New Threat Actor Impersonates Government Agencies
Cybersecurity researchers are warning consumers of a new threat actor impersonating government email accounts in the U.S. and EU. Hoax email from the U.S. Postal Service, the German Federal Ministry of Finance, and the Italian Revenue Agency are delivering ransomware.
While researchers found that cybercriminals are targeting a broad audience with their messages, they concluded that most are heavily skewed toward businesses, which offer higher payouts and more robust data sets when attacks are successful.
Fortunately, malicious emails rely on user response, so businesses can protect themselves by training their employees to spot fraudulent emails. This particular attack might be new, but the strategy is well-established. Today’s employees need to be aware of the threats that are potentially lurking in their inboxes.
The Month in Breach
Municipality Forks Over $500K in Spear Phishing Attack
Not all phishing attacks steal data. A particularly sneaky spear phishing attack convinced an Ocala City employee to transfer $640,000 to a fraudulent bank account.
Cybercriminals sent an email purportedly from one of the city’s construction contractors requesting payment to a bank account that didn’t belong to the contractor. While the email and bank account were fraudulent, the invoice was legitimate, making this scam especially difficult to detect.
The account still had $110,000 left when the city identified the scam, but the cybercriminals walked away with over $500,000.
As more information becomes available to bad actors, businesses need to plan for this reality by training employees to spot small differences that often reveal a threat. The Ocala City incident tells a cautionary tale that failing to adjust to today’s threats can be an expensive mistake.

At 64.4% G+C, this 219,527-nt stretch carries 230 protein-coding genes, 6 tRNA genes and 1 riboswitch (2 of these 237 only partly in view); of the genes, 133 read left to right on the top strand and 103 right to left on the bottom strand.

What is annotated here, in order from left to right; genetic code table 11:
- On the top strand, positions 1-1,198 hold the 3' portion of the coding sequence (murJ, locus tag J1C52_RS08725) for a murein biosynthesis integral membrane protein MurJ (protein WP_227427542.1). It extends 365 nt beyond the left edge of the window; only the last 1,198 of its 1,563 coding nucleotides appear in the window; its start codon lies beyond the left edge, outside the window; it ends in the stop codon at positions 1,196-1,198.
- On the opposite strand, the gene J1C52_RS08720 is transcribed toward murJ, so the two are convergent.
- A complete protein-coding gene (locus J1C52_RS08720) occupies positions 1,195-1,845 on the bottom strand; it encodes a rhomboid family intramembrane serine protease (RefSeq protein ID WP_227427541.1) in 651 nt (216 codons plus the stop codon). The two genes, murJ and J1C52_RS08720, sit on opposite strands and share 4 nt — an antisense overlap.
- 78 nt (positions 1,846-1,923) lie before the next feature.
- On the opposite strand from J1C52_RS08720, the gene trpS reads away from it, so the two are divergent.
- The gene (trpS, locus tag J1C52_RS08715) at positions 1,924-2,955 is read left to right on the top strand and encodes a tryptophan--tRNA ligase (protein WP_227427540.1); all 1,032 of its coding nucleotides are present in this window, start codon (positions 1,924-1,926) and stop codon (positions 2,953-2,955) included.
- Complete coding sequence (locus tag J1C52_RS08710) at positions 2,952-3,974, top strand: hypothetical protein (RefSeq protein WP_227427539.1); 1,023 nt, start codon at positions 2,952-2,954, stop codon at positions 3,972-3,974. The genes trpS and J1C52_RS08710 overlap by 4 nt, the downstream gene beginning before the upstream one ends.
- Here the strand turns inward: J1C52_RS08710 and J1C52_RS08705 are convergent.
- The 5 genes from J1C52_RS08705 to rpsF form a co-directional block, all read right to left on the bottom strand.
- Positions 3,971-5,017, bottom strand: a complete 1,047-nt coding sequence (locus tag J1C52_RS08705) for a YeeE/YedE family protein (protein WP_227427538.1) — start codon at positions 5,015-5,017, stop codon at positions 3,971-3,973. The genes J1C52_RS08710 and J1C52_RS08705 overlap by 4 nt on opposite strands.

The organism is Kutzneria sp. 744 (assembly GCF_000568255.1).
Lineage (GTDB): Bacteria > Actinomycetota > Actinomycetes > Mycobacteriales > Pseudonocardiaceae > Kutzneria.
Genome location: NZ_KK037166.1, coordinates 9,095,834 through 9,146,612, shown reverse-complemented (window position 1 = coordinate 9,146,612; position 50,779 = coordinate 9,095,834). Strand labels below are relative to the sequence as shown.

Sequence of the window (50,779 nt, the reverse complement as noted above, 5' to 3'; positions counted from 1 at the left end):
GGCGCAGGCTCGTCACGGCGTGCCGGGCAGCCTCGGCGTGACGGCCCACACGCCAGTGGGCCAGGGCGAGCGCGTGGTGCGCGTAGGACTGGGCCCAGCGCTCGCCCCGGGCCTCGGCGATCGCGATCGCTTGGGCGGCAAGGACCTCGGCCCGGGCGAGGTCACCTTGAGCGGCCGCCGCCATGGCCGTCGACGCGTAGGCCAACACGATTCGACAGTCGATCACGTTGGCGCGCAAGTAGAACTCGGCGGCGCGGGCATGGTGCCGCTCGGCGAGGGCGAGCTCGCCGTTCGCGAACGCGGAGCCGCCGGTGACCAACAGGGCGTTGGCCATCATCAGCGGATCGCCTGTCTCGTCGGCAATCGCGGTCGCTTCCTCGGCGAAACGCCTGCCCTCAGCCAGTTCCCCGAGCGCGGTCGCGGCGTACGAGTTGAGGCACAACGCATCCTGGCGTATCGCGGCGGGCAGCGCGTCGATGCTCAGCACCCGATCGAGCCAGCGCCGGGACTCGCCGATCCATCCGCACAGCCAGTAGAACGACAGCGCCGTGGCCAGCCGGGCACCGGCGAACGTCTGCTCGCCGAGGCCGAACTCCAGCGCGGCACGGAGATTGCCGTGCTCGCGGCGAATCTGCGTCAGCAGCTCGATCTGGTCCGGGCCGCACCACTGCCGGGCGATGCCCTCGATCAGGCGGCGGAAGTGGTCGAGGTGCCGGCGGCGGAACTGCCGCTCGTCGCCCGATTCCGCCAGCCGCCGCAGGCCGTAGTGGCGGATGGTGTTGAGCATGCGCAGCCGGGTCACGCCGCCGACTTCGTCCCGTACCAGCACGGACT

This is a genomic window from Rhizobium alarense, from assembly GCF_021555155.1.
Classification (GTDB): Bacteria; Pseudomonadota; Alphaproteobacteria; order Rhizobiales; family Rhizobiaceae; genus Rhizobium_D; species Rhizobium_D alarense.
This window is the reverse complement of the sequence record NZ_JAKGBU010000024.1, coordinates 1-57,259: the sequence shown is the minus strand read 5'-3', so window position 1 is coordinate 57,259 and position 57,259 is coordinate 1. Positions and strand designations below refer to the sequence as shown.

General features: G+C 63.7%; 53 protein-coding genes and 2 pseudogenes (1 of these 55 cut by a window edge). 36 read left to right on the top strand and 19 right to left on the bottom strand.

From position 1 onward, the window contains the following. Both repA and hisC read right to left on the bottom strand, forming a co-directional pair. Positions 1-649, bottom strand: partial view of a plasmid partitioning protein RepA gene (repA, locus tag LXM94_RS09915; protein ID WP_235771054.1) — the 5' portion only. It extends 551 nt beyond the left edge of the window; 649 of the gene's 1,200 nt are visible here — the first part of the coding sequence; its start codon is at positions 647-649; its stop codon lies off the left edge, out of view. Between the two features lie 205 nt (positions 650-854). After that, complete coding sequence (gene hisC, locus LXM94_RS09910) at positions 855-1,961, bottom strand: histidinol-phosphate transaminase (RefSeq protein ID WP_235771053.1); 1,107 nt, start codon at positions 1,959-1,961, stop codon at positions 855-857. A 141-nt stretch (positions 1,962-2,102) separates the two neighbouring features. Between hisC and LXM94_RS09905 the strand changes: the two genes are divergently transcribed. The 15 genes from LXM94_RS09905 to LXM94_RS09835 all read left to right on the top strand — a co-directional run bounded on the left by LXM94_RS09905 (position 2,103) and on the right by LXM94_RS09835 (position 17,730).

U.S. Energy Provider Knocked Off the Grid by Cyberattack
sPower was the victim of a first-of-its-kind cyberattack that brought down its services and disconnected its hardware from the electrical grid.
The root cause of the attack? An unpatched firewall that allowed outside entities to access the network.
The event could significantly harm the company’s reputation within the energy industry, impacting its ability to land future contracts and compete with other companies.
Web Hosting Platform Locked Up by Ransomware
Hackers encrypted SmartASP.NET’s data, crippling both its IT infrastructure and customer data. After the attack, the company’s phones and website were both inaccessible. SmartASP.NET was forced to notify customers that their data was encrypted.
In addition to encrypting customer-facing infrastructure (a common target for ransomware attacks), the attack locked up significant amounts of back-end data and delayed recovery efforts considerably.
Ransomware attacks inevitably have significant financial repercussions, and this is only compounded by the reputational damage that follows such a newsworthy incident. However, hackers need an avenue to deploy this malware. Companies can protect themselves by ensuring that their defensive posture is sufficient to repel key threats.